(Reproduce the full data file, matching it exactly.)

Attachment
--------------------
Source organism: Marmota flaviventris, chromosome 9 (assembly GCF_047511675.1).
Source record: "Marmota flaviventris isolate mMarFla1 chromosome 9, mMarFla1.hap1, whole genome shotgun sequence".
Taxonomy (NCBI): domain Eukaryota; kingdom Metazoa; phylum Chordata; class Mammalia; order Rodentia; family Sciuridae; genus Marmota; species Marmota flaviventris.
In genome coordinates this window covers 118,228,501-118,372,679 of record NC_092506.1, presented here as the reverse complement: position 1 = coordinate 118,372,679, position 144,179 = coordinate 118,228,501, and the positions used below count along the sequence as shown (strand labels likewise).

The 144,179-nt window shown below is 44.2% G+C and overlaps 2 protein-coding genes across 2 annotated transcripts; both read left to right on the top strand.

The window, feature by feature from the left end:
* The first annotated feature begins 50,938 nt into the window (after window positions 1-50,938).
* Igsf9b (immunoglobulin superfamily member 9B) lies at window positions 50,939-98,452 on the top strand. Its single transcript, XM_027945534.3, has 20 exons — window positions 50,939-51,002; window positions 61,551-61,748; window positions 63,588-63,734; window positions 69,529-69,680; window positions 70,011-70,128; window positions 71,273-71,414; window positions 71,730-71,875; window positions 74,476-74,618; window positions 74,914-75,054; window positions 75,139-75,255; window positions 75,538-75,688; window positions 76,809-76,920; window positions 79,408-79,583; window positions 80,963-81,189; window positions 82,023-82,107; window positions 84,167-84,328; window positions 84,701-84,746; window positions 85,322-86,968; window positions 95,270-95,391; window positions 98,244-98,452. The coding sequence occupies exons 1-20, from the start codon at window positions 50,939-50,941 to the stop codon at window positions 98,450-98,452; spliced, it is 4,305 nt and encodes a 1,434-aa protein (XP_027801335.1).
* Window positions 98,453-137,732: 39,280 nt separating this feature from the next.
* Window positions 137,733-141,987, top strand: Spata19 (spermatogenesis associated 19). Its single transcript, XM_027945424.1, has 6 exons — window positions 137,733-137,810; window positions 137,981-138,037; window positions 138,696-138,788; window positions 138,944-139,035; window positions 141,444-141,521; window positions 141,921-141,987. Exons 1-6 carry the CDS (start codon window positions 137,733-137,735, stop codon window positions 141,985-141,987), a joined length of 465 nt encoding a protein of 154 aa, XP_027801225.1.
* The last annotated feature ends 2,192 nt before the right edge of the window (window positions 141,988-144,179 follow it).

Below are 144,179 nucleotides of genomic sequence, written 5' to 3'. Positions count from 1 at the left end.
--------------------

Source organism: Marmota flaviventris, chromosome 9 (assembly GCF_047511675.1).
Source record: "Marmota flaviventris isolate mMarFla1 chromosome 9, mMarFla1.hap1, whole genome shotgun sequence".
Taxonomy (NCBI): domain Eukaryota; kingdom Metazoa; phylum Chordata; class Mammalia; order Rodentia; family Sciuridae; genus Marmota; species Marmota flaviventris.
In genome coordinates this window covers 118,228,501-118,372,679 of record NC_092506.1, presented here as the reverse complement: position 1 = coordinate 118,372,679, position 144,179 = coordinate 118,228,501, and the positions used below count along the sequence as shown (strand labels likewise).

The 144,179-nt window shown below is 44.2% G+C and overlaps 2 protein-coding genes across 2 annotated transcripts; both read left to right on the top strand.

The window, feature by feature from the left end:
* The first annotated feature begins 50,938 nt into the window (after window positions 1-50,938).
* Igsf9b (immunoglobulin superfamily member 9B) lies at window positions 50,939-98,452 on the top strand. Its single transcript, XM_027945534.3, has 20 exons — window positions 50,939-51,002; window positions 61,551-61,748; window positions 63,588-63,734; window positions 69,529-69,680; window positions 70,011-70,128; window positions 71,273-71,414; window positions 71,730-71,875; window positions 74,476-74,618; window positions 74,914-75,054; window positions 75,139-75,255; window positions 75,538-75,688; window positions 76,809-76,920; window positions 79,408-79,583; window positions 80,963-81,189; window positions 82,023-82,107; window positions 84,167-84,328; window positions 84,701-84,746; window positions 85,322-86,968; window positions 95,270-95,391; window positions 98,244-98,452. The coding sequence occupies exons 1-20, from the start codon at window positions 50,939-50,941 to the stop codon at window positions 98,450-98,452; spliced, it is 4,305 nt and encodes a 1,434-aa protein (XP_027801335.1).
* Window positions 98,453-137,732: 39,280 nt separating this feature from the next.
* Window positions 137,733-141,987, top strand: Spata19 (spermatogenesis associated 19). Its single transcript, XM_027945424.1, has 6 exons — window positions 137,733-137,810; window positions 137,981-138,037; window positions 138,696-138,788; window positions 138,944-139,035; window positions 141,444-141,521; window positions 141,921-141,987. Exons 1-6 carry the CDS (start codon window positions 137,733-137,735, stop codon window positions 141,985-141,987), a joined length of 465 nt encoding a protein of 154 aa, XP_027801225.1.
* The last annotated feature ends 2,192 nt before the right edge of the window (window positions 141,988-144,179 follow it).

Below are 144,179 nucleotides of genomic sequence, written 5' to 3'. Positions count from 1 at the left end.